The arrests were made early Sunday morning as the result of a joint investigation by police departments from both counties, said Sgt. Bruce Morningstar of the Fruitport Township Police Department.
Anthony Franklin, 24; and Tamero Morris, 35, both pleaded not guilty to three charges each of home invasion in Fruitport Township when arraigned by video Tuesday in Muskegon County District Court, said Brett Gardener, chief assistant prosecuting attorney.
Both have extensive criminal records, mostly in theft-related crime, Gardener said. Bond was set at $150,000 for Franklin and $100,000 for Morris. A future court date was not set.
Morningstar said police from Fruitport, Norton Shores, Muskegon Heights and Spring Lake were involved in the investigation. It included 11 home invasions in Fruitport Township alone between May 29 and June 21.
The stolen items included electronics, computer equipment, multiple firearms, cash and other valuables, Morningstar said.
The most recent incidents in Fruitport Township included three reported within a 30-minute period on June 21. Two of those were in the area of East Pontaluna Road near Quarterline Road during the day, Morningstar said. The third was in the 3400 block of Max Paulsen Drive earlier that week.
Previous home invasions had been reported June 15 in the 2500 block of East Hile, June 17 in the 3200 Block of East Mount Garfield and the 4100 block of South Walker; and June 19 in the 2800 block of South Quarterline and the 2600 block of East Broadway.
Most of the cases involved residences being entered while nobody was home, Morningstar said.
Lt. Mark Bennett of the Ottawa County Sheriff’s Department said the thieves target homes in more sparsely populated areas with large lots and where the house is not readily visible from the road.
Bennett said his department has recorded nearly 430 break-ins over the past six months in Ottawa County, with about half of the homes being entered through the garage.
“It does seem to be a few different groups,” Bennett said.
The crime wave has slowed down considerably since the arrest of a Grand Rapids man a couple of months ago, Bennett said. However, the man was released from jail on Feb. 16 and the increase in home invasions started the first week of March.
“We had about 60 on the east side of the county in two and a half months,” Bennett said.
The bounty from his last five to six break-ins was still in the man’s possession, Bennett added. “We have (recovered) everything from a 60-inch TV to jewelry and cigar humidors,” he said.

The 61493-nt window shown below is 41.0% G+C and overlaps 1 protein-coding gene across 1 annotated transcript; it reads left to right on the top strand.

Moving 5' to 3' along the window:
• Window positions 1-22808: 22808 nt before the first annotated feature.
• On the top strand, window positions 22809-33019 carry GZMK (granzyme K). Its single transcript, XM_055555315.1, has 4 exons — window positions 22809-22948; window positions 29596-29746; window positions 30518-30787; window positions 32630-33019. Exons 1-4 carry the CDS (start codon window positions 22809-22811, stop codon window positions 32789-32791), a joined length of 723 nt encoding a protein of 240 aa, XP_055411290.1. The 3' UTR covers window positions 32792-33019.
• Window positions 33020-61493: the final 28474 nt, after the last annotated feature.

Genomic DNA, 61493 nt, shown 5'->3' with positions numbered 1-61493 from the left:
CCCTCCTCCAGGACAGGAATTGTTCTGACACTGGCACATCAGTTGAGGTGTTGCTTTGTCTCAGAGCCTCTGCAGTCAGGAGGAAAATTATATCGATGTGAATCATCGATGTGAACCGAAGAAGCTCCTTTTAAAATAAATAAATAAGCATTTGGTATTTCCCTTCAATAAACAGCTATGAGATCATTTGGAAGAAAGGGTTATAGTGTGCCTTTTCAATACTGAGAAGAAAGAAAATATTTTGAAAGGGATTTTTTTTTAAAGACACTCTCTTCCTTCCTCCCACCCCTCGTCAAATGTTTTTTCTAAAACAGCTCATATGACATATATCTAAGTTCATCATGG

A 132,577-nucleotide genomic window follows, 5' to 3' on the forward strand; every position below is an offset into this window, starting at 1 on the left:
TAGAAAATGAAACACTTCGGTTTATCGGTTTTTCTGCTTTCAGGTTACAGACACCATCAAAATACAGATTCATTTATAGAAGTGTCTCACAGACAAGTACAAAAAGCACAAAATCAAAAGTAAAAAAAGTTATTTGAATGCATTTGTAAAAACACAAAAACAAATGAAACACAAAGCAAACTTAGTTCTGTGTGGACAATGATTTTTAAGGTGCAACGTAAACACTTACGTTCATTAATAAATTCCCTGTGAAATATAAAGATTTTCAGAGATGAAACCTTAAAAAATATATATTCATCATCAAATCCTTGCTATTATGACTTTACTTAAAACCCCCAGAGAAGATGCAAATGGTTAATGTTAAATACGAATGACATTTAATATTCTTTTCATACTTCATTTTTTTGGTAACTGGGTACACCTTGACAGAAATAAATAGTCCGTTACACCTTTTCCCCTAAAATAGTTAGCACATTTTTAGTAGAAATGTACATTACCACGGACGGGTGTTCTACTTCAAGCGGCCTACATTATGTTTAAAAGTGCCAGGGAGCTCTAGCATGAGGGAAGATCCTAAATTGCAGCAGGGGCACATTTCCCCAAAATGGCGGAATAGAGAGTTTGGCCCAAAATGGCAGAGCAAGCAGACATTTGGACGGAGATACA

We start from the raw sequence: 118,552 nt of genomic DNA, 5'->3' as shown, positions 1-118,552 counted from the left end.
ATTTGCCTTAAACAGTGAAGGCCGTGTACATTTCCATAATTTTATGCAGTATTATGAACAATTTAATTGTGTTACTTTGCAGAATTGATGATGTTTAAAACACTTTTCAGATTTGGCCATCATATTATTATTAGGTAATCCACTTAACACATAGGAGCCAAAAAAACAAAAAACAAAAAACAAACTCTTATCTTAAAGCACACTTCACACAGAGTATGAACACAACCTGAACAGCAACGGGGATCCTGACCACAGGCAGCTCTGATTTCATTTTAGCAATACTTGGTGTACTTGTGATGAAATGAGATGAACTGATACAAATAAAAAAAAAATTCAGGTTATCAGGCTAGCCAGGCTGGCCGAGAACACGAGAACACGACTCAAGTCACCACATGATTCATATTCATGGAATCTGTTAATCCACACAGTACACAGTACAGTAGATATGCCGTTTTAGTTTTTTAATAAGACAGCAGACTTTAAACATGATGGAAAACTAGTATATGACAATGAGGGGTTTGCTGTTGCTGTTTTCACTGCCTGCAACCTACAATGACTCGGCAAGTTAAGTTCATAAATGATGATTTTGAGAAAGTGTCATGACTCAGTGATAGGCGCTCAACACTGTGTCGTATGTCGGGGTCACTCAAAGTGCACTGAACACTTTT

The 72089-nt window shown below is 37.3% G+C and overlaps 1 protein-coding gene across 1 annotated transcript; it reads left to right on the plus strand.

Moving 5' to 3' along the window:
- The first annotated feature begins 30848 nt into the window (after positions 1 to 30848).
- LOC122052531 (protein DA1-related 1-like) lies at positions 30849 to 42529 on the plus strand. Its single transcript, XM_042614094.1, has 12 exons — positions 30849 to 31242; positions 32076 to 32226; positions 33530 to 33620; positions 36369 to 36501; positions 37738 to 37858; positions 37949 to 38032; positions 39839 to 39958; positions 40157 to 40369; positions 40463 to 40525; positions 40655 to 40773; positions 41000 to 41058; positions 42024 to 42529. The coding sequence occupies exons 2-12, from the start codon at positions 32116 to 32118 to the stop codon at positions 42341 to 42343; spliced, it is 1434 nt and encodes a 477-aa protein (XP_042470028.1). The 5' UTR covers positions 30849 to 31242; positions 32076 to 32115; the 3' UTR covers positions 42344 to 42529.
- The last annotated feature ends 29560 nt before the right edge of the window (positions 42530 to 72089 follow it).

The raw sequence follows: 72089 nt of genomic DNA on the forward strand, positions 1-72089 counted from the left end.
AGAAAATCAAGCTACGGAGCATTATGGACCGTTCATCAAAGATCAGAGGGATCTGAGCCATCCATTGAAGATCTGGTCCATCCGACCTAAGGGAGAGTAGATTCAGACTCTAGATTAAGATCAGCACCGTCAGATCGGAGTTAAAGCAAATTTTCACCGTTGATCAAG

The normal amount of recovered stolen items is about 25 percent, Bennett added.
When Grand Rapids police did a search warrant on Joseph John Hudson, “they found some of our stuff,” Bennett said.
Bennett said home invasions in Ottawa County are about 30 percent higher than a year ago. But it’s not so much the fault of the economy as it is substance abuse, he said.
“Most of these offenders have significant criminal history,” Bennett said. “They need money to support their substance abuse habit.”
The most common items taken lately are jewelry — because gold prices continue to be high — and electronics.
“The most concerning thing to us as a law enforcement agency is firearms,” Bennett said. “Usually, they are traded on the street during some type of drug transaction. ... Firearms can’t be sold, because the people dealing with the guns are mostly felons."
Guns stolen from Felix’s Marina in Robinson Township during the past few years have turned up in either Saginaw or Detroit, Bennett said.
Not many guns are taken from private residences, police say. But if people have them, Bennett said his best advice is to secure them properly and record serial numbers.
People in sparsely populated areas should be leery of people coming to their door, Bennett said.
The most common method is a crook comes to your door with a pad of paper in his hand and asks if you subscribe to water treatment services, then offers to test your water. If someone answers the door and says no, the perpetrator will go away, Bennett said. If nobody answers the door, the crook will break into the home.
Another method is when someone stops by and asks for directions. If you are home, they go away.
In the case of the Grand Rapids suspect, witnesses who called just before his arrest said he had no uniform, business identification or markings on his car.
One of the incidents possibly connected to him was the break-in of St. Joseph’s Church in Ottawa County's Wright Township, Bennett said. The suspect got into the safe and took some loose cash and checks — most of which have been recovered, he said.
What you can do:
— Be vigilant.
— Be suspicious of people soliciting. Most communities require vendors to be registered in their community. Ask for proof. Don’t let people in to use your phone or bathroom. They might be casing your house.
— Call 911 to report anyone suspicious in the area. Note a description of the person and what they are doing that makes you suspicious of them.
— Secure your home. Install deadbolts to your doors, and make sure all windows are closed and locked. Trim the bushes around your home to eliminate an area where a suspect could hide. Install motion lights around your home.
— Lt. Mark Bennett said a dog is also a good deterrent. “If they knock and hear a dog, it’s likely they’ll leave,” he said.